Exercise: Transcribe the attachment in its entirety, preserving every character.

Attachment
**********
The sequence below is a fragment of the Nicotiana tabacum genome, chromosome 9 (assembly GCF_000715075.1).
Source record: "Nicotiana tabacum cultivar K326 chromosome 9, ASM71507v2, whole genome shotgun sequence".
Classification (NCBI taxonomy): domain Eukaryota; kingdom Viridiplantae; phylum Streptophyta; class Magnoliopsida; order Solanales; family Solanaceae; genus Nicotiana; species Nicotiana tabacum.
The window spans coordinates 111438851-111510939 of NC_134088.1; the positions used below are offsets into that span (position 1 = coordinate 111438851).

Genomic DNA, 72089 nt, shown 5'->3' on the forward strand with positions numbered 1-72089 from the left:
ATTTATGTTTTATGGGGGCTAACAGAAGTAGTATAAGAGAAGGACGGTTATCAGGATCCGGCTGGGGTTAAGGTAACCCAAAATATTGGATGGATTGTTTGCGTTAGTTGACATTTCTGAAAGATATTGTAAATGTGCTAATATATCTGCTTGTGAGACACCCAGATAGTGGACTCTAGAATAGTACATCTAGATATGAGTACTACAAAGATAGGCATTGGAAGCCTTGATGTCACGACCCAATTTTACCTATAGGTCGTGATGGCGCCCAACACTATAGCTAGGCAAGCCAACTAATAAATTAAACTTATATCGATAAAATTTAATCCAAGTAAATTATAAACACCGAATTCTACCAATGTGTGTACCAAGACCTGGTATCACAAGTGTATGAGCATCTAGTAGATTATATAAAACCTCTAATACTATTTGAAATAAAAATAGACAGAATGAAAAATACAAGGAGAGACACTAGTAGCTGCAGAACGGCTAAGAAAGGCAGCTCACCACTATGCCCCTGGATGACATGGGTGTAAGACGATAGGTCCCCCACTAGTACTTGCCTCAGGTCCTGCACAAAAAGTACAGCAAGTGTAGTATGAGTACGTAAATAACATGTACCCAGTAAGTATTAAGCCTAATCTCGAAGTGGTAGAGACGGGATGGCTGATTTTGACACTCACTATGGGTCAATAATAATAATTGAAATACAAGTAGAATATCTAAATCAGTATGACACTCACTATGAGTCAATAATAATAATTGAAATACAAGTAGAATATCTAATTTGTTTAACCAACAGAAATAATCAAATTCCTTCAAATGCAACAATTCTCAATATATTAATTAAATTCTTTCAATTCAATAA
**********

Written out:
The sequence below is a fragment of the Nicotiana tabacum genome, chromosome 9 (assembly GCF_000715075.1).
Source record: "Nicotiana tabacum cultivar K326 chromosome 9, ASM71507v2, whole genome shotgun sequence".
Classification (NCBI taxonomy): domain Eukaryota; kingdom Viridiplantae; phylum Streptophyta; class Magnoliopsida; order Solanales; family Solanaceae; genus Nicotiana; species Nicotiana tabacum.
The window spans coordinates 111438851-111510939 of NC_134088.1; the positions used below are offsets into that span (position 1 = coordinate 111438851).

Genomic DNA, 72089 nt, shown 5'->3' on the forward strand with positions numbered 1-72089 from the left:
ATTTATGTTTTATGGGGGCTAACAGAAGTAGTATAAGAGAAGGACGGTTATCAGGATCCGGCTGGGGTTAAGGTAACCCAAAATATTGGATGGATTGTTTGCGTTAGTTGACATTTCTGAAAGATATTGTAAATGTGCTAATATATCTGCTTGTGAGACACCCAGATAGTGGACTCTAGAATAGTACATCTAGATATGAGTACTACAAAGATAGGCATTGGAAGCCTTGATGTCACGACCCAATTTTACCTATAGGTCGTGATGGCGCCCAACACTATAGCTAGGCAAGCCAACTAATAAATTAAACTTATATCGATAAAATTTAATCCAAGTAAATTATAAACACCGAATTCTACCAATGTGTGTACCAAGACCTGGTATCACAAGTGTATGAGCATCTAGTAGATTATATAAAACCTCTAATACTATTTGAAATAAAAATAGACAGAATGAAAAATACAAGGAGAGACACTAGTAGCTGCAGAACGGCTAAGAAAGGCAGCTCACCACTATGCCCCTGGATGACATGGGTGTAAGACGATAGGTCCCCCACTAGTACTTGCCTCAGGTCCTGCACAAAAAGTACAGCAAGTGTAGTATGAGTACGTAAATAACATGTACCCAGTAAGTATTAAGCCTAATCTCGAAGTGGTAGAGACGGGATGGCTGATTTTGACACTCACTATGGGTCAATAATAATAATTGAAATACAAGTAGAATATCTAAATCAGTATGACACTCACTATGAGTCAATAATAATAATTGAAATACAAGTAGAATATCTAATTTGTTTAACCAACAGAAATAATCAAATTCCTTCAAATGCAACAATTCTCAATATATTAATTAAATTCTTTCAATTCAATAA